A housing group based at San Francisco State University Thursday condemned the university for allegedly raising rents on employee housing and evicting residents who have retired.
According to SF State Tenants Rights Group, the school announced in September a 34 percent rent increase on employee housing over the next six years. The group says that after inquiring more about the increase, residents found out that university housing is exempt from local city and county regulations such as rent control and minimum-service standards.
In 2005, the university bought two residential properties adjacent to the school for housing for faculty and staff, respectively called University Park South and University Park North.
Between 2005 and 2017, San Francisco State has increased the rent at the maximum allowed rates by the San Francisco Residential Rent Stabilization and Arbitration Board, the tenants rights group said.
But according to the group, the university never explicitly stated that its housing was exempt from local regulations and therefore should take responsibility for misleading the residents to believe that this was a long-term housing option.
Resident and Economics department faculty Michael Bar said in statement:
“When I moved-in in 2005, I received no warning that SF State does not abide by rent controls. … If I had known back then that SFSU housing is not rent controlled, I would have rented at Park Merced. Now market rents on campus are way too high.”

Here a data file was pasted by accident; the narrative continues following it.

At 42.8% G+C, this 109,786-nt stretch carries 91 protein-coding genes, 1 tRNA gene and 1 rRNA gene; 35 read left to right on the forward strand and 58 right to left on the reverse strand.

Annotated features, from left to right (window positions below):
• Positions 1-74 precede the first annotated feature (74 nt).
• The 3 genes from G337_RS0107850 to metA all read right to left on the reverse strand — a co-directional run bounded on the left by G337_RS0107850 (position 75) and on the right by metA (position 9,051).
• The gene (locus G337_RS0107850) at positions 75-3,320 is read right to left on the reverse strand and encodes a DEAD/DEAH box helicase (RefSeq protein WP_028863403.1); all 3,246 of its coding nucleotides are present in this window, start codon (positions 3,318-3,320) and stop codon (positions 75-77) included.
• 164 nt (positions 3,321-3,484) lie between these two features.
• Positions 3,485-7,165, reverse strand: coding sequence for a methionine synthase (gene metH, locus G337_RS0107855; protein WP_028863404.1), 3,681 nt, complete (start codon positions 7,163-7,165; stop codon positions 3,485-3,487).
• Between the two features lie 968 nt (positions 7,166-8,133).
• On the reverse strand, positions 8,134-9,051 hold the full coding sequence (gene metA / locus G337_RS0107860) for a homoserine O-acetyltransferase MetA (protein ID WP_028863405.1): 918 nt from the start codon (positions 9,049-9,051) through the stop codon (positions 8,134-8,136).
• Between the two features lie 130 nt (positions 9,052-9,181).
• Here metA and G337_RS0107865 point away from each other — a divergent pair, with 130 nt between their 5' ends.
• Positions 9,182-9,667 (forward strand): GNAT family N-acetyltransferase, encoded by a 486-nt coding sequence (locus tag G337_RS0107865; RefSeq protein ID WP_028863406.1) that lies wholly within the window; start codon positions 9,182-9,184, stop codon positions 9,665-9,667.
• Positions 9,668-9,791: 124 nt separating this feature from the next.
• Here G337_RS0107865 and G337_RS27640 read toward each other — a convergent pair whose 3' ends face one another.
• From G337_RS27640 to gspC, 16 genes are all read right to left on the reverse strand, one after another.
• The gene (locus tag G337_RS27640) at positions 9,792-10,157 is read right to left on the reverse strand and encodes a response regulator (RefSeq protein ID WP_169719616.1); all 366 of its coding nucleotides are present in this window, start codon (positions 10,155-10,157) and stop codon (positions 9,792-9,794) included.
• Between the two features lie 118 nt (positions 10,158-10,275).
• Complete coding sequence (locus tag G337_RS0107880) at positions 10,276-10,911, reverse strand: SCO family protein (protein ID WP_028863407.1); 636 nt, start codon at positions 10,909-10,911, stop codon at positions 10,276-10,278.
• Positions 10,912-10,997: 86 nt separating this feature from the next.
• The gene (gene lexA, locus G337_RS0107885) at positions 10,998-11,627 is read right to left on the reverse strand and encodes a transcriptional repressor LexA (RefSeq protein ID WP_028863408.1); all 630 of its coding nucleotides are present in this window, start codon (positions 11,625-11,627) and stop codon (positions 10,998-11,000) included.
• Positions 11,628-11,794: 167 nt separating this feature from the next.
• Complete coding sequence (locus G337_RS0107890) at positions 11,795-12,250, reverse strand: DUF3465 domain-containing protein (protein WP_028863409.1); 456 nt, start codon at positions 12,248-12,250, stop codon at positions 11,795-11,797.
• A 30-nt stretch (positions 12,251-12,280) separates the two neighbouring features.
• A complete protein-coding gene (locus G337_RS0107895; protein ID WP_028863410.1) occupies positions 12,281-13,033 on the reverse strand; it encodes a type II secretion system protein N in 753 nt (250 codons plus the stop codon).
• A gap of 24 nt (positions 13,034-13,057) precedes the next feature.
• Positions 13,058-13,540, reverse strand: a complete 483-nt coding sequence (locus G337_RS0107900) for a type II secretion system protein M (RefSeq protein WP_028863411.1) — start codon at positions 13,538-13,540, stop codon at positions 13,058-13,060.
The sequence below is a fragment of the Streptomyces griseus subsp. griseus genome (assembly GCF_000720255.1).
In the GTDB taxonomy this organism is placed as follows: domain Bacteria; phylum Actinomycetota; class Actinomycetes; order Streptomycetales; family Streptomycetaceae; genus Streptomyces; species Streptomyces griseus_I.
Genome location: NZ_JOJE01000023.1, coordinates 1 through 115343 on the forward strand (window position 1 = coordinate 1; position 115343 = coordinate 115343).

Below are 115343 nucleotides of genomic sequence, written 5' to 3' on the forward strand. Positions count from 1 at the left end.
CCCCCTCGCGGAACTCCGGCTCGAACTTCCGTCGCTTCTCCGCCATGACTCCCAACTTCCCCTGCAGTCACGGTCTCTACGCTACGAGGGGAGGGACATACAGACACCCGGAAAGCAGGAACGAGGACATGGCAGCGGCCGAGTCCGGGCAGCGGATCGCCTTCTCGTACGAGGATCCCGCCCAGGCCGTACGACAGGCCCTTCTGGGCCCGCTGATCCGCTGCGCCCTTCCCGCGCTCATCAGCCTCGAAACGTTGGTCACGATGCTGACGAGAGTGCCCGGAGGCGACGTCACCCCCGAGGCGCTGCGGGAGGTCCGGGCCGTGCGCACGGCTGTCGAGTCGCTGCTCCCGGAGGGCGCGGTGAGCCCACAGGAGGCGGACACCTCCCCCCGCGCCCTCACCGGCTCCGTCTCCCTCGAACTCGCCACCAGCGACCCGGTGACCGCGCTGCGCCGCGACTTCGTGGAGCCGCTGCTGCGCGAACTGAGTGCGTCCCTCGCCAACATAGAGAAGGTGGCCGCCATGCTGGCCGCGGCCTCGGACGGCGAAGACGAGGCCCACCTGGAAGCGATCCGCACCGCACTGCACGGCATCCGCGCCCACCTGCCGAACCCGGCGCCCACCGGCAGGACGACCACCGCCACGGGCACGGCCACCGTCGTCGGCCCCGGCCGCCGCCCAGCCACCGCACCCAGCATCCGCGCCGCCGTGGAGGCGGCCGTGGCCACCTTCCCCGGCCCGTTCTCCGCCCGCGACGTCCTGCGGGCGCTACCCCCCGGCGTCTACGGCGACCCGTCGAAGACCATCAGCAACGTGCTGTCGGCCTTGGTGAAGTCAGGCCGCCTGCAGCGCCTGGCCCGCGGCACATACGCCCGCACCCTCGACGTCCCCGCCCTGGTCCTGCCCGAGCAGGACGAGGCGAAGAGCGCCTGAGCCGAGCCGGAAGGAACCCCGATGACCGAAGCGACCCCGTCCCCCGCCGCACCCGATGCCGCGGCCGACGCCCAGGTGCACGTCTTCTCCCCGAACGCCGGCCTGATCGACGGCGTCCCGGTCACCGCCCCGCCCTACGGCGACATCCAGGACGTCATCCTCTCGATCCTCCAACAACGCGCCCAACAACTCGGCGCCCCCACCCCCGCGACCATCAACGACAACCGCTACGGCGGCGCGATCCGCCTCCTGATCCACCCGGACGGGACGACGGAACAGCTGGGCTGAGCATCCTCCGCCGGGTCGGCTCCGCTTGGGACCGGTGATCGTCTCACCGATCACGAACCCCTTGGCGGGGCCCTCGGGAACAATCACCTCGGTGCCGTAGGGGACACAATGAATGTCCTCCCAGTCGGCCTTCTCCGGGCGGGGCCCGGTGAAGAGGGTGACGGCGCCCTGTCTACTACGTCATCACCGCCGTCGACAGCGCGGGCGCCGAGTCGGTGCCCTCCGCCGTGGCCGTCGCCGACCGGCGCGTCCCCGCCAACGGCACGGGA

In a letter to residents in October, university officials said the rent increase would go toward exterior painting, light upgrades, part-time patrol staff and other security enhancements, hazardous materials remediation, plumbing replacements, fire alarms and sprinklers, securing fencing and access controls, and window replacement.
The group is also alleging that the university has started to evict resident staff and faculty following their retirement.
Sarah Johnson, retired director of the on campus Associated Students Early Childhood Education Center, moved in in 2014 and was never given any indication that she would have to move out upon retirement, the group said.
Johnson said in a statement:
“I’ve been the director of the AS Early Childhood Education Center for over 26 years, during which time I helped expand and build the state-of-the-art campus childcare facility, wrote grants in excess of $7M to provide childcare stipends for low-income student-parents and worthy wages for teachers and spearheaded a task force to create a BA degree in Child Development at SFSU.”
“Four months after I retired, a 60-day termination letter arrived in my mailbox! Employment was never mentioned as a condition of my rental agreement, and as a senior citizen, I can’t afford renting at the current market prices.”
San Francisco State University officials were not immediately available for comment.